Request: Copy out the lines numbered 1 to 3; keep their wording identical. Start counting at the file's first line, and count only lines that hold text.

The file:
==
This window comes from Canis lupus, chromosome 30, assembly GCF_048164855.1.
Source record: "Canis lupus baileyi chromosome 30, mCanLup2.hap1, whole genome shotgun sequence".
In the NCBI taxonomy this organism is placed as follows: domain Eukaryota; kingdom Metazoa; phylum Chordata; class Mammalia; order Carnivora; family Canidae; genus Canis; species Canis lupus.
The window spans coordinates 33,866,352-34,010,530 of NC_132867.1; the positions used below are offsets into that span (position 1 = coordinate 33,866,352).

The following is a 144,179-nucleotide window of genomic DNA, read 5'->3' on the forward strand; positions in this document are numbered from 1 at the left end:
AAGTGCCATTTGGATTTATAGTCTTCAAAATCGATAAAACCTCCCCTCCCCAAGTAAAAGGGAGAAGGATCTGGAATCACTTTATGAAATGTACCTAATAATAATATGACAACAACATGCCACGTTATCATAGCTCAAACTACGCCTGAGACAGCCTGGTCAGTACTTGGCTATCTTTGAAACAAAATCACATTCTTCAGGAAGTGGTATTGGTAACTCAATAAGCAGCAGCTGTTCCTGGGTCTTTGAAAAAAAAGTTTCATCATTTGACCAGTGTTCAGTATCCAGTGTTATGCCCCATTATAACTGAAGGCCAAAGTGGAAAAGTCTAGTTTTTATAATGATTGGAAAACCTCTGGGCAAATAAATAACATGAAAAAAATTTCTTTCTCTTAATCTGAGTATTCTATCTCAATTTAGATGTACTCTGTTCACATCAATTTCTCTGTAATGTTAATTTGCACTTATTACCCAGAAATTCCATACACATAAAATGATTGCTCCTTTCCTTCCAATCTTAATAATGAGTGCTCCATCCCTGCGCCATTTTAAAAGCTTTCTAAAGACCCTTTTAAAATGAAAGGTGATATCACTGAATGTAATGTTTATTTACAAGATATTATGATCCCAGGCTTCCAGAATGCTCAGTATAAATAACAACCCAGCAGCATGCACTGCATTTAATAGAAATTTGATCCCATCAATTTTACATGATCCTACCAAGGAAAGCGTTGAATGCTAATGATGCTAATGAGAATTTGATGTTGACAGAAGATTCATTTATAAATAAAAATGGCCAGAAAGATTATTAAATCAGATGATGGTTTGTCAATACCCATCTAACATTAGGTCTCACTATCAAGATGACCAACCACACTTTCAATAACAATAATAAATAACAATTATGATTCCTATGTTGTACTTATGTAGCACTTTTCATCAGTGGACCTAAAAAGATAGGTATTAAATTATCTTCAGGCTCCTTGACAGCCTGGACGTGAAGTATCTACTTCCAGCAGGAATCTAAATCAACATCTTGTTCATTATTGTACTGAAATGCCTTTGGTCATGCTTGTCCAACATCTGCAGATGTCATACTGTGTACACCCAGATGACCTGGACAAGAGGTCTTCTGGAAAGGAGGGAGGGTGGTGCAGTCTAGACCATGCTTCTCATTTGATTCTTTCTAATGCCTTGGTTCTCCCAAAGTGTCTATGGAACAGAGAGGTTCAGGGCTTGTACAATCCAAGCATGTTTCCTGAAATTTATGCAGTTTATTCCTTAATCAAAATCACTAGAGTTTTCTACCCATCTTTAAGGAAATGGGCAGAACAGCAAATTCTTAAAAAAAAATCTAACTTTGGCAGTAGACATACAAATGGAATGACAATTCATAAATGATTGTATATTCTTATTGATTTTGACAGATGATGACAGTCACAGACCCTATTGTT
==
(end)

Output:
This window comes from Canis lupus, chromosome 30, assembly GCF_048164855.1.
Source record: "Canis lupus baileyi chromosome 30, mCanLup2.hap1, whole genome shotgun sequence".
In the NCBI taxonomy this organism is placed as follows: domain Eukaryota; kingdom Metazoa; phylum Chordata; class Mammalia; order Carnivora; family Canidae; genus Canis; species Canis lupus.